Halloween is a western holiday that can be considered relatively new in Poland. Which doesn’t mean that (as some claim) it is not tied to any history, and its source is merely a desire to push sales forward. Halloween is a tradition related to many customs and with a pretty complex origins. What is the source of the rituals that we follow by cutting out jack-o-lanterns and put on scary costumes every year?
Up until recently, the turn of October and November was only associated in Poland with the All Saints' Day. In the middle of fall all the shops are full of grave candles, and we become more pensive in a way that is characteristic to that time. This period is approach completely differently by people who celebrate Halloween, for whom it’s a time for fun and dress up. For few years now, our shops are shared by candle lights and flowers with scary masks and decorations featuring spiders, ghosts and pumpkins. Plenty of traditionalists oppose this, saying that Halloween is yet another (right after equally hated Valentine’s day) American way to fuel the economy and make us buy more useless products.
It turns out, however, that although the custom of celebrating Halloween really did arrive to us from the States, it is actually not an American tradition. Its origins trace back to the civilization of Celts, who once used to live around present day England, Ireland, Scotland, Wales and northern France. The Celtic faith included a belief that on October 31st the souls of the dead visit the Earth. For that reason, different ceremonies were held in order to scare away the evil ghosts. Bonfires were built, scary masks were worn and a lot of noise was made to scare away the unwanted guests. The custom of putting on scary, dark costumes was meant to trick the ghosts – seeing people dressed like that, they were supposed to think they met their own „kind” and leave them alone without harming them.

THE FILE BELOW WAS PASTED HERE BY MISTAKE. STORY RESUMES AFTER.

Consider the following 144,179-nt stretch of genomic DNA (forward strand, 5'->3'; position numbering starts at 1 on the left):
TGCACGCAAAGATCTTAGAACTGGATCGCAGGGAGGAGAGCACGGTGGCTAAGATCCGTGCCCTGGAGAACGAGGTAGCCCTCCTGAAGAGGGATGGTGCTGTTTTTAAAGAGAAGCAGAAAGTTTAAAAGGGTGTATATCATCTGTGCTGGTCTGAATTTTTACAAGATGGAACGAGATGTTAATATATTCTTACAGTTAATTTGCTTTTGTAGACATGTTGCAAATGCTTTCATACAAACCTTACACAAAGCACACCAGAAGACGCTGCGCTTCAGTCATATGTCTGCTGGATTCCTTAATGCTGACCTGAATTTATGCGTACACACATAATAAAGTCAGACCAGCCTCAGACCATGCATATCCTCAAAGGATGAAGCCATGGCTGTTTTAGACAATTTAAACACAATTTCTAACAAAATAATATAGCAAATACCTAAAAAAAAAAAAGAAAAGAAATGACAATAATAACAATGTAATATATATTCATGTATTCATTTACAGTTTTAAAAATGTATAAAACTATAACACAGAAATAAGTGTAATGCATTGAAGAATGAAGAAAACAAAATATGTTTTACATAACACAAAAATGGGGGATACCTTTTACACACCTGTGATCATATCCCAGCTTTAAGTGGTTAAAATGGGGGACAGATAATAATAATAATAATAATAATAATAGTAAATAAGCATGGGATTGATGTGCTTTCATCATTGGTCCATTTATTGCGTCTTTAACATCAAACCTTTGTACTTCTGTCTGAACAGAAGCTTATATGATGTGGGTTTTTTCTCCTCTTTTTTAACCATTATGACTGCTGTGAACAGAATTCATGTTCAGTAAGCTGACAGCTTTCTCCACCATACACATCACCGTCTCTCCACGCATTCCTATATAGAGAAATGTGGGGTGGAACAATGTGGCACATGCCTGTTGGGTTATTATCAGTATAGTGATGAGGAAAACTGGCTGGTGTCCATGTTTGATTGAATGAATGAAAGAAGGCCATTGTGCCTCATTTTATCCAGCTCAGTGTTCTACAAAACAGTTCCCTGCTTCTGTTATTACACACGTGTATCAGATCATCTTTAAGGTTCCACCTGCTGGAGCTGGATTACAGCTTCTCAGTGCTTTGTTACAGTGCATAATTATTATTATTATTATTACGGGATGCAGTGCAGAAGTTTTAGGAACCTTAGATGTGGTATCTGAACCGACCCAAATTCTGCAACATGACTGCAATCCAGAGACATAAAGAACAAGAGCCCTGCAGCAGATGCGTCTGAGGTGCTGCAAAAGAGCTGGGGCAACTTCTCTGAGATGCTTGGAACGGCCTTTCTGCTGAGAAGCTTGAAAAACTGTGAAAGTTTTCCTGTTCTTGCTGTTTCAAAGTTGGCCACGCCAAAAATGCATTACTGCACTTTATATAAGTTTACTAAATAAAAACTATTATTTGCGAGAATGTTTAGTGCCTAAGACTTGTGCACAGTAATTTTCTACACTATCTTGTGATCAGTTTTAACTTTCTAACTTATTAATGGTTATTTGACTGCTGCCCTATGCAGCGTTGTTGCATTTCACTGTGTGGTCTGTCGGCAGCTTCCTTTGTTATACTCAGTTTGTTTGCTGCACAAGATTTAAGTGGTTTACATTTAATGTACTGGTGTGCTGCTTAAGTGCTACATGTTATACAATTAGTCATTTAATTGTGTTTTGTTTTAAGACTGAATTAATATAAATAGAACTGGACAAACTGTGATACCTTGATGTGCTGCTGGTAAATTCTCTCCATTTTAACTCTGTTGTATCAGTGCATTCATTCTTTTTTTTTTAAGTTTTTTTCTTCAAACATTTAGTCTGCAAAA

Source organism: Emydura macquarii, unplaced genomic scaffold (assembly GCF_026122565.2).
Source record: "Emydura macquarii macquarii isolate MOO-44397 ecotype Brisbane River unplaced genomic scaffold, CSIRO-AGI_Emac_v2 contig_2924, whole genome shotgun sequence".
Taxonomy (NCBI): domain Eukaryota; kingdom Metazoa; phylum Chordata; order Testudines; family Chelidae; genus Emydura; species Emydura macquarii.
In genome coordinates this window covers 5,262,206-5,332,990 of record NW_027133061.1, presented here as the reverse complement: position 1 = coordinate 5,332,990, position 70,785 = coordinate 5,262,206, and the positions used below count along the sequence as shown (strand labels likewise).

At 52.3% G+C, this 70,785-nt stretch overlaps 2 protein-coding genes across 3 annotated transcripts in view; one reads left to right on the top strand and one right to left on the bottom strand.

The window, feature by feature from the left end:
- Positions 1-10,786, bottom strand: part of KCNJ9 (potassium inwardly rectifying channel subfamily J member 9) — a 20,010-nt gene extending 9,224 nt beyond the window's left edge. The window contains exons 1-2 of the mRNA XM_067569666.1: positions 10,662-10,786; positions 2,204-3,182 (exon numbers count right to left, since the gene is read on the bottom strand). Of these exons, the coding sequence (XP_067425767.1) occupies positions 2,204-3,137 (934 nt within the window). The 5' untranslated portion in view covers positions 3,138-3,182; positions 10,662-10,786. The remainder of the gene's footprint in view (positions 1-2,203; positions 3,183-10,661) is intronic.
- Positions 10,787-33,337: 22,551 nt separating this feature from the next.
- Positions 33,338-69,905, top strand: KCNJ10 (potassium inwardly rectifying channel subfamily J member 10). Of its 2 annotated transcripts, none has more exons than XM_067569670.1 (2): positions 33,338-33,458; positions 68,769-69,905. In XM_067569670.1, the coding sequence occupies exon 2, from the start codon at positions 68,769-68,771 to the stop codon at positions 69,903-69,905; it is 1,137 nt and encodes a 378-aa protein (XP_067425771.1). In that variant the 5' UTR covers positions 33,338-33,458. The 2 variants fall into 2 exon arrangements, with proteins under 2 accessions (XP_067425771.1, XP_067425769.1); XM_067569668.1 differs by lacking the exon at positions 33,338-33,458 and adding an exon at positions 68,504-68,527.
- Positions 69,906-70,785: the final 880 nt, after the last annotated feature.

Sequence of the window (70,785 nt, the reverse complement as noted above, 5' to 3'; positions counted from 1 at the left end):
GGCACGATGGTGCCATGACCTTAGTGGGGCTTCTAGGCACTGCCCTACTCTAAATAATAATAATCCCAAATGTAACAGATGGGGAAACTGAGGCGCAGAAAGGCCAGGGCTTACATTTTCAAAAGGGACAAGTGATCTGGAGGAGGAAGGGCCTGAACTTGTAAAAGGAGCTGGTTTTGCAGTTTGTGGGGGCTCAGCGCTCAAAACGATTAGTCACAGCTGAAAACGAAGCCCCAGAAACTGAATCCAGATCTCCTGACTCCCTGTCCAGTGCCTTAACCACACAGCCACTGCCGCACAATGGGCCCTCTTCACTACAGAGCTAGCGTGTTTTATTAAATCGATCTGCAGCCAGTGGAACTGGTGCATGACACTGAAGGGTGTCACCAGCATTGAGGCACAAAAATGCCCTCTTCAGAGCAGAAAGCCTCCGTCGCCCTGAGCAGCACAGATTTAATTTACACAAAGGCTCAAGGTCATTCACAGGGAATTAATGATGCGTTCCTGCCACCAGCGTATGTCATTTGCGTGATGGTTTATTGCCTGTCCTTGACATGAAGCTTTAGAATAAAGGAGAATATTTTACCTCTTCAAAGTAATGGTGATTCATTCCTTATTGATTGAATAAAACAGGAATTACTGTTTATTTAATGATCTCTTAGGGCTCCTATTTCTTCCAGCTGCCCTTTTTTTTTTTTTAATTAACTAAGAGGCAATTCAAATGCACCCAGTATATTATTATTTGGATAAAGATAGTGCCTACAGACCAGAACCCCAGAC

The name Halloween is short for „All Hallows' Eve”, or „All Saints' Day eve” – when we put it this way, it all suddenly becomes a little more „native” and understandable, doesn’t it? In order to properly understand this western holiday, one has to remember that today dressing up and scary decorations haven’t been related to any beliefs for a long time – it’s just fun, meant to get use to the things we’re scared of. Both for Americans and the rest of the world that copies them, Halloween is just another opportunity to celebrate, meet with friends and spend time in a little different way than usual. A popular Australian custom (which was also adapted by other nations) is dressed up kids walking door to door saying „Trick or treat”. Adults are usually prepared for that and get equipped with candy beforehand to give to the masqueraders later. If they don’t, kids will play some innocent trick on them. Another variant of it is cultivated by Italians – their kids find candy in the morning, left there by resurrected dead according to a tradition
Traditional making of jack-o-lantern, on the other hand, was invented by the Irish. Plenty of people are certainly surprised by the fact that initially it was not pumpkins used for that – at the time it was turnips, rutabagas or beets instead. Pumpkin wasn’t known in Europe until discovery of Americas. Using bigger and more convenient pumpkins for that purpose, on the other hand, was the idea of the British.
Another game related to Halloween, which is completely unknown in Poland however, is biting pieces of apples swimming in bowls of water without using hands. Girls collect their apples and hand them over their bed – a tradition says that it will cause them to have dreams about their future husband.